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10 – Carlos Spottorno & Guillermo Abril
12 – Thomas Bachler

Hideka Tonomura
Photopaper 11

Hideka Tonomura came to international attention with her 2008 book Mama Love. Genuinely transgressive (in the true sense of an overused term), this almost impossible body of work placed Tonomura within an affair between her mother and a dark, shadowy male figure that seemed always, somehow, in the photographer’s way. The balance of intimacy and intrusion persists throughout this intense and seductive book, beautifully but painfully sustained through a range of scenarios that see Tonomura make various attempts to ›document‹ the illicit relationship, up to and including standing above the couple on their bed as they (apparently) make love. Since then Tonomura has worked through and between levels of intimacy in a range of projects that deal with love, sex and emotional intensity, whether real, imagined or assumed. In They Called Me Yukari (2013), she opened the lid on the world of the hostess bar in Tokyo, from her own point of view (that of the hostess), confusing fantasy with a persistent and subversive deflational realism, which at the same time resulted in many stunning individual images. Most importantly perhaps, alongside these successful published series Tonomura has sought to engage with the languages and logic of same-sex desire in Japan, particularly with complex questions of desire for and between women. cheki (the name given in Japan to the Fuji Instax version of the Polaroid) are the one-off results of games played between Tonomura and her female friends. Intentionally comic, but also deadly serious in their evocation of the transgressive power of eroticism, Tonomura’s cheki are that most ambiguous form of document: evidence of play.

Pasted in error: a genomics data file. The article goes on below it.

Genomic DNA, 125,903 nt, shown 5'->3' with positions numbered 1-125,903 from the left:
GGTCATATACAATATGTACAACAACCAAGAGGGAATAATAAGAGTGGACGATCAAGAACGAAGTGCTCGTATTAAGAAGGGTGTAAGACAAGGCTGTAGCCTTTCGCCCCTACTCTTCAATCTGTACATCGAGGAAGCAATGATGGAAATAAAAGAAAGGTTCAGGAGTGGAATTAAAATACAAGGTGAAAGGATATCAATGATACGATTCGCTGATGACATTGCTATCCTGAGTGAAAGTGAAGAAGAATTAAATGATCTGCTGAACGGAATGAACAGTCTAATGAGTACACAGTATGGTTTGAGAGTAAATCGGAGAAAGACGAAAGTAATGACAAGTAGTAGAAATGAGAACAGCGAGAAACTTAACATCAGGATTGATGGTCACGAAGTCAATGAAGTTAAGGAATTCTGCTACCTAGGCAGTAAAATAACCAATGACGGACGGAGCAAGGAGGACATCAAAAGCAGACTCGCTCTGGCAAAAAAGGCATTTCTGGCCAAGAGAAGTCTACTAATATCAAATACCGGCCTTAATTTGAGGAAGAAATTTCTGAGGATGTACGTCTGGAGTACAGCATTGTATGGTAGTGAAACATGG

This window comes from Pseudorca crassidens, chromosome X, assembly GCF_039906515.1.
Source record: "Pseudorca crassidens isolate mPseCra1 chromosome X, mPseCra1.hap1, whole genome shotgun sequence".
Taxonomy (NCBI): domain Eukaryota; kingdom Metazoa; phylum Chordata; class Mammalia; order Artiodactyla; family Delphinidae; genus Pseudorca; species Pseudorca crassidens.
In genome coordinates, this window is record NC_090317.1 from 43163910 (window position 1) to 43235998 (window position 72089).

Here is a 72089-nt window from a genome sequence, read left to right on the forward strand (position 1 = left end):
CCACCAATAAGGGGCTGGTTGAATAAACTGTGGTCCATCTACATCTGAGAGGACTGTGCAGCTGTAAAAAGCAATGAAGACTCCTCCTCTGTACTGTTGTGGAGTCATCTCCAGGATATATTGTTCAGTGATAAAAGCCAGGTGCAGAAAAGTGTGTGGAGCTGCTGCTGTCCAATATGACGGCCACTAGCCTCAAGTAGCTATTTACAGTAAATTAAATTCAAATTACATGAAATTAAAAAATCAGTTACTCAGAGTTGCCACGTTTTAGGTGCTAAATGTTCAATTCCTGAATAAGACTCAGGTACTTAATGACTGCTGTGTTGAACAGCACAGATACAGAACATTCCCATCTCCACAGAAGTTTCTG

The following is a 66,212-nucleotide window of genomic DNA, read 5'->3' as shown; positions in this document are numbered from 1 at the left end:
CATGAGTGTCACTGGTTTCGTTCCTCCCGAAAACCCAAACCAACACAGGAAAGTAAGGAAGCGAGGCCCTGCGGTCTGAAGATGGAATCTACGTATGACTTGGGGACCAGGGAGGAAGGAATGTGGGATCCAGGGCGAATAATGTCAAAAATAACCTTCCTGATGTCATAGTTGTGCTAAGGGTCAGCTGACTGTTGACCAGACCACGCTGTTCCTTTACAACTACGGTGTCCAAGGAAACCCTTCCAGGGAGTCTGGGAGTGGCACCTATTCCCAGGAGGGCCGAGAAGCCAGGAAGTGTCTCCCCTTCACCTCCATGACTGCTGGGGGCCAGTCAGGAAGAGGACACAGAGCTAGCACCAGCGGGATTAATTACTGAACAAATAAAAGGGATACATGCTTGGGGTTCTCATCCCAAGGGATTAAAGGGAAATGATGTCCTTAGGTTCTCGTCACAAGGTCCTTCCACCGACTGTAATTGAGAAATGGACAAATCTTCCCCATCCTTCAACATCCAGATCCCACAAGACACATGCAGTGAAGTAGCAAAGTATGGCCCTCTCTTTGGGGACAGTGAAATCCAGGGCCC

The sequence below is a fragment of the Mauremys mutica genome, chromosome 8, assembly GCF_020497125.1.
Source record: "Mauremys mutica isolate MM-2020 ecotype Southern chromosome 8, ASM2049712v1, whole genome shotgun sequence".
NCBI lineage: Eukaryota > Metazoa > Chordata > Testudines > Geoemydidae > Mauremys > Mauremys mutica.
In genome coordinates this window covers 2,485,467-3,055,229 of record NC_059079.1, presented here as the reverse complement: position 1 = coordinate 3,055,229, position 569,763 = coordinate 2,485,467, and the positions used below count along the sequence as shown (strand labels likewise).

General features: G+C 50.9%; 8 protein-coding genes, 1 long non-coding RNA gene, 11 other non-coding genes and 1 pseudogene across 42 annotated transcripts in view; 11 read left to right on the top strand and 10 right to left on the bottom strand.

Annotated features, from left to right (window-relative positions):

Simon Baker

Love doesn’t go in a coffin,
It only burns into nothing.
If the Earth exists,
Things will remain.
Despair for me,
Hope for you.

Hideka Tonomura

Hideka Tonomura (Kobe, 1979) started her career as a photographer in 2002 after graduating from the Broadcasting and Filmmaking Department of Visual Arts Osaka. She won the Nikon Juna21 prize in 2003 and has since exhibited widely in Japan and internationally. She has published a number of book s including Mama Love (2008) and They Called me Yukari (2013) and is represented by Zen Photo Gallery in Tokyo.

Simon Baker (England, 1972) is Senior Curator, International Art (Photography), Tate. His recent exhibitions have included: »Performing for the Camera« (Tate Modern, 2016), »Another Language: 8 Japanese Photographers« (Arles, 2015), »Conflict, Time, Photography«, (Tate Modern, 2014) and »William Klein + Daido Moriyama« (Tate Modern, 2012).

Simon Baker nominated Hideka Tonomura for this edition of PHOTOPAPER. It has 16 pages. Images above showing selected pages.

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